Executive Entrepreneurship and the New Breed of Founding CEOs
(this blog post was originally published on CEO.com)
“You always do want a Founder-CEO. But that person doesn’t always have to be the Founding CEO.” – Reid Hoffman
Ideas have limited value without outstanding execution. Everyone has ideas; some are good and some are not, but a select few people are capable of executing on an idea and creating real value by growing business from a single product or service with traction through the long and winding road to a scalable, sustainable and successful business. It is these people who make startups successful but by definition, and for one reason or another, startups don’t last forever and their proven executors move on. WayFounder bridges this gap and provides an alternative path to startup success.
Organizations like WayFounder, for example, provide an alternative path to startup success.
As the number of startups increases and the barriers to launching companies decreases the ecosystem is constantly adding new and first-time founders. This is a welcome and important factor in keeping the landscape competitive and idea generation fresh. The incubator and accelerator community plays a big role in this process with more than 1,000 incubators and accelerators operating in the U.S. at the beginning of 2014.
Two notable trends have developed as a result of this increase in startups competing for fast market validation and follow-on funding:
First, Founder-CEOs who succeed at building a fast-growing startup tend to be fired even more quickly than slower-growth CEOs. We believe the executive talent replacing those Founder-CEOs represents a valuable and aggressively recruited group – comprised of talent from the pool of former startup CEOs exiting the incubator/accelerator ecosystem and the general corporate executive community.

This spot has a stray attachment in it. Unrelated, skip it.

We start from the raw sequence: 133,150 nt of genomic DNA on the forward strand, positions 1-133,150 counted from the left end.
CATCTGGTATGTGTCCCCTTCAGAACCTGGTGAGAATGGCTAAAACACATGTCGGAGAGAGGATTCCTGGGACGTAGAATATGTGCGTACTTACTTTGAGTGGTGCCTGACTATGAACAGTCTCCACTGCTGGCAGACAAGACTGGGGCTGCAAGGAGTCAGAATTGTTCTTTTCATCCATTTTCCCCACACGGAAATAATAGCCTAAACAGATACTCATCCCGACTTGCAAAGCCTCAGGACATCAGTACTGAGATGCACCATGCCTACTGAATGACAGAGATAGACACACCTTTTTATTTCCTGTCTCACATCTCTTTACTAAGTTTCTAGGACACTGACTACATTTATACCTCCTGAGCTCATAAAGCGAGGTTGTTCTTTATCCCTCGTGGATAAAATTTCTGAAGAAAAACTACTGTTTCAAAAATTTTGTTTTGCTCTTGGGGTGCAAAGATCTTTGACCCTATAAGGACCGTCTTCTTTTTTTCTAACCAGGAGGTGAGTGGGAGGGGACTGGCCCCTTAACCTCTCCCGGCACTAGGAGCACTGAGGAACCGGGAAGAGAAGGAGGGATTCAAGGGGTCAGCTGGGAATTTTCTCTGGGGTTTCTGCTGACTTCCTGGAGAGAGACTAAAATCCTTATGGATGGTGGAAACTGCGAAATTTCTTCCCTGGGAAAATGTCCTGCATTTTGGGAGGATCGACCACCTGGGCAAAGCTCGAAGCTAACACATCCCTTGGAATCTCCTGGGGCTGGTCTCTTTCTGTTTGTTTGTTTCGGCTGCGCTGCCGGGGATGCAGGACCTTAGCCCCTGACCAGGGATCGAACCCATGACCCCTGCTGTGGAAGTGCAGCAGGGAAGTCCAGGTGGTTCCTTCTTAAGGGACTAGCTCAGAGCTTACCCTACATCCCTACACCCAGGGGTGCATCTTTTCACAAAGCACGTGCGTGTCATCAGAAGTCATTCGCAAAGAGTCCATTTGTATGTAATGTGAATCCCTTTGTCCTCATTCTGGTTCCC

Noam Wasserman shares some interesting statistics in his book The Founder’s Dilemmas (which I would recommend to anyone thinking of starting a business, and especially if there will be multiple founding partners):
Your success as founder-CEO gets you fired. There are two main reasons. First, the fast-growing startup outstrips their skills even faster than if they had achieved moderate growth. Second, the fast growth is often fueled by the raising of outside capital, which shifts the power within the board away from the founder and toward the outside investors.
More than 50 percent of founders are replaced as CEO by the time the startup raises its third round of financing. After the first round, 25 percent have been replaced; after the second round, 38 percent have been replaced; after the third round, 52 percent have been replaced.
Entrepreneurial strengths often become Achilles heels: Early on, a founder’s passion for the idea, confidence in its prospects and in his or her own abilities, and attachment to the startup can be the founder’s greatest strengths. As the startup evolves, though, each of those strengths can become a major liability as the founder refuses to adjust the idea, underestimates the need for additional resources or skills, and makes decisions that harm the startup.